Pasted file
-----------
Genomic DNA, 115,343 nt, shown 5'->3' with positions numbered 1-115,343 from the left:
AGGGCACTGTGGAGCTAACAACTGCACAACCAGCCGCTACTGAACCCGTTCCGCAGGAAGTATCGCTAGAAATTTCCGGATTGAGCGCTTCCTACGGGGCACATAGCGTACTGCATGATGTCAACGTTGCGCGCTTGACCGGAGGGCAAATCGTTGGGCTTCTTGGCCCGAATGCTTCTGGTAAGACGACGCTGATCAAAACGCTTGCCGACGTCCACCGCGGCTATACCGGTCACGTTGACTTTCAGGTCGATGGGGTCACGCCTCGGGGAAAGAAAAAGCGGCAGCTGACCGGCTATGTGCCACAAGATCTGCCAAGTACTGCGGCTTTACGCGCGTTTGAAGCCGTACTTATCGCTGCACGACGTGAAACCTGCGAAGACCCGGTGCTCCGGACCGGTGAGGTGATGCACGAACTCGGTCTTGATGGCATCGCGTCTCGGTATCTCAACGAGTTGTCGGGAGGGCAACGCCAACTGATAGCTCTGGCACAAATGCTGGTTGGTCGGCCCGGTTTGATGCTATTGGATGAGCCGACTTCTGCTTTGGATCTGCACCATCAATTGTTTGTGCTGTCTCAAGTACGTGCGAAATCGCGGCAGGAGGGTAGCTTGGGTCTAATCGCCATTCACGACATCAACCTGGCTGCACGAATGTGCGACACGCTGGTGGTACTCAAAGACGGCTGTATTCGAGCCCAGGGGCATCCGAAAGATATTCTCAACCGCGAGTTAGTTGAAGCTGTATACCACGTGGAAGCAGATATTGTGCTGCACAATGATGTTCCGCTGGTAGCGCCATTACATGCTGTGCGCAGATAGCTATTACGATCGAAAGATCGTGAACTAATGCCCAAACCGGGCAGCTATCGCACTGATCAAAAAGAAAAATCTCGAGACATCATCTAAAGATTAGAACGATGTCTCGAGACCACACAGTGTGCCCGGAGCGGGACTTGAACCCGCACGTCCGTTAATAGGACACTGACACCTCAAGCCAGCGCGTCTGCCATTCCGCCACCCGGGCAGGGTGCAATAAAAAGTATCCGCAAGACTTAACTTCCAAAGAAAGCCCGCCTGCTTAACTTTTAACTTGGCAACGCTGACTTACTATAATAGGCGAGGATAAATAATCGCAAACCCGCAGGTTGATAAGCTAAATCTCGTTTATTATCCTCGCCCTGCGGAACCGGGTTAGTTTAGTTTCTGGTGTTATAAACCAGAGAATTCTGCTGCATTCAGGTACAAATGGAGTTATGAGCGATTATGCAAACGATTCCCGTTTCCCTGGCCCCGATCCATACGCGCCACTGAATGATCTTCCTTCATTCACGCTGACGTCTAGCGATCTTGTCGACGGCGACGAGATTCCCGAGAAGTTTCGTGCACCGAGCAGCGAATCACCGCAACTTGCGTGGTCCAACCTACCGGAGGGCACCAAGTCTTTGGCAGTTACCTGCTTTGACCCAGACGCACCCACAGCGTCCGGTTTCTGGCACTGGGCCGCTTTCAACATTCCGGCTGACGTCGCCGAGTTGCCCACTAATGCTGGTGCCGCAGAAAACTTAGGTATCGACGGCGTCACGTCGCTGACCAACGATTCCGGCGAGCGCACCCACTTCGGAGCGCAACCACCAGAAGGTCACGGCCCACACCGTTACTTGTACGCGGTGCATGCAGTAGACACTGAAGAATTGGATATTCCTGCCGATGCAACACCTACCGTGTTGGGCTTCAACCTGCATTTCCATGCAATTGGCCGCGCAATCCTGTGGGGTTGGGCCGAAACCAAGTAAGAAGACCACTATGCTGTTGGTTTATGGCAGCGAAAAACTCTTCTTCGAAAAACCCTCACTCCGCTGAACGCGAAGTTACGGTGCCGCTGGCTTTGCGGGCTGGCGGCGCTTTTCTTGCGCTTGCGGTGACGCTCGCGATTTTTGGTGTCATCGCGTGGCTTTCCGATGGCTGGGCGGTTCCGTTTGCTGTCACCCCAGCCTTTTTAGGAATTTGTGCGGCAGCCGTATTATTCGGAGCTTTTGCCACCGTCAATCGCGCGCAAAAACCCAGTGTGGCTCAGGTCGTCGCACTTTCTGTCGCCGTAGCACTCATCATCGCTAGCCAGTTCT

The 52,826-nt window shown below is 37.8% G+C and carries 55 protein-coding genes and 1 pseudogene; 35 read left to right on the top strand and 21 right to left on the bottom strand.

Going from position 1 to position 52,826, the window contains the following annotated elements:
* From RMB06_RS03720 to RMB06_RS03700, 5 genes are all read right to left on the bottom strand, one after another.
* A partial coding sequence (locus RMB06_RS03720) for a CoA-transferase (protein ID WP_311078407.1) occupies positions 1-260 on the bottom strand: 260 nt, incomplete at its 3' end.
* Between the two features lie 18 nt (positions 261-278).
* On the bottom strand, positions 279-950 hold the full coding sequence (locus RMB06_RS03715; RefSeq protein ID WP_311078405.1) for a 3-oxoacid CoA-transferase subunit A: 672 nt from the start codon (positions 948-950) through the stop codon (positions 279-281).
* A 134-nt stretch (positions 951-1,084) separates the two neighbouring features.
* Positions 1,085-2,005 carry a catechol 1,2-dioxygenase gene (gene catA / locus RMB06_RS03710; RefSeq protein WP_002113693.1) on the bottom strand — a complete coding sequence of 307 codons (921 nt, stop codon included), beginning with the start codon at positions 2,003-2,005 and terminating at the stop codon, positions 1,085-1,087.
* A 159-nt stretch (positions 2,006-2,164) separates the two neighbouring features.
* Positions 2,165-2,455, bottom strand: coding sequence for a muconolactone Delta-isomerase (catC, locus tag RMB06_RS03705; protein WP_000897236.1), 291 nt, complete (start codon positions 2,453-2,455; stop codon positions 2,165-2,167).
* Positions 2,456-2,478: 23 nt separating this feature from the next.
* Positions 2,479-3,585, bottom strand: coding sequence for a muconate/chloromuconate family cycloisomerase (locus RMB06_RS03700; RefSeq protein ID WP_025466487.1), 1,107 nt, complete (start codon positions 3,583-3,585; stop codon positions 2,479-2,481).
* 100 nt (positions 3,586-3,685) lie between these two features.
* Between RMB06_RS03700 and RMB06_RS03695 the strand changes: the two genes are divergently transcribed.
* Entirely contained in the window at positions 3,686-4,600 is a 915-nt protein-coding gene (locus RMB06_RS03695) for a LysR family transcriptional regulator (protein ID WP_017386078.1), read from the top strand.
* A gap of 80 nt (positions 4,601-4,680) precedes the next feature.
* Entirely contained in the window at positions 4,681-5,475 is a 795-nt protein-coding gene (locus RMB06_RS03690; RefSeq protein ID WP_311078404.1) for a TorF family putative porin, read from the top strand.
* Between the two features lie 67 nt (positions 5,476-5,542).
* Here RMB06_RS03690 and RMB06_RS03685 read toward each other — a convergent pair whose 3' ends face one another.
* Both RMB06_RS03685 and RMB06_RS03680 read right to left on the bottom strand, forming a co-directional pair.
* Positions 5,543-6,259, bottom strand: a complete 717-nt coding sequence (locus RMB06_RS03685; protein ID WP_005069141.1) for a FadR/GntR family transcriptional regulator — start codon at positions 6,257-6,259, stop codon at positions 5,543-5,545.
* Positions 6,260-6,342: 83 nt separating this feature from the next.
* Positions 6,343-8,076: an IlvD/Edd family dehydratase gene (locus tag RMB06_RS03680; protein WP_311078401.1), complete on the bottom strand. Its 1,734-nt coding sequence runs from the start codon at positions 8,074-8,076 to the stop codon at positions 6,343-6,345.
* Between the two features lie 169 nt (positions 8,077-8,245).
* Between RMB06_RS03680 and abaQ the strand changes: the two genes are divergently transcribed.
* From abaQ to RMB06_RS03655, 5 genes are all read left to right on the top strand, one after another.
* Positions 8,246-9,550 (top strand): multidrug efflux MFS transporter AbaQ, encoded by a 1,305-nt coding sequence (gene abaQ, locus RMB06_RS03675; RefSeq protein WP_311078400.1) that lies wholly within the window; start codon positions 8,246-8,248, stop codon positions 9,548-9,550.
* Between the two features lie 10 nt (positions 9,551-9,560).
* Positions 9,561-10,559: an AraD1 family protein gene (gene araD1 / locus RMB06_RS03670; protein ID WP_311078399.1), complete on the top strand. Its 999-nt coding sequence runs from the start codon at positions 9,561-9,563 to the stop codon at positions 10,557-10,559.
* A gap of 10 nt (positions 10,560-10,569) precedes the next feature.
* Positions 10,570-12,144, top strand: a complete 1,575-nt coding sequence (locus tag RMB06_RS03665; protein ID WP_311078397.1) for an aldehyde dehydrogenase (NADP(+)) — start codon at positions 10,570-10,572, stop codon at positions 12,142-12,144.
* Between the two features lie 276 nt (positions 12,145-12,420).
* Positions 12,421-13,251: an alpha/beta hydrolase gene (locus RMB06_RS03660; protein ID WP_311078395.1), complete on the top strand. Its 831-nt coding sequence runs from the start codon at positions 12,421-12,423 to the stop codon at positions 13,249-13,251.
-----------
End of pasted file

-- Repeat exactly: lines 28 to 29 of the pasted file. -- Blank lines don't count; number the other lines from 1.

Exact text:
* From abaQ to RMB06_RS03655, 5 genes are all read left to right on the top strand, one after another.
* Positions 8,246-9,550 (top strand): multidrug efflux MFS transporter AbaQ, encoded by a 1,305-nt coding sequence (gene abaQ, locus RMB06_RS03675; RefSeq protein WP_311078400.1) that lies wholly within the window; start codon positions 8,246-8,248, stop codon positions 9,548-9,550.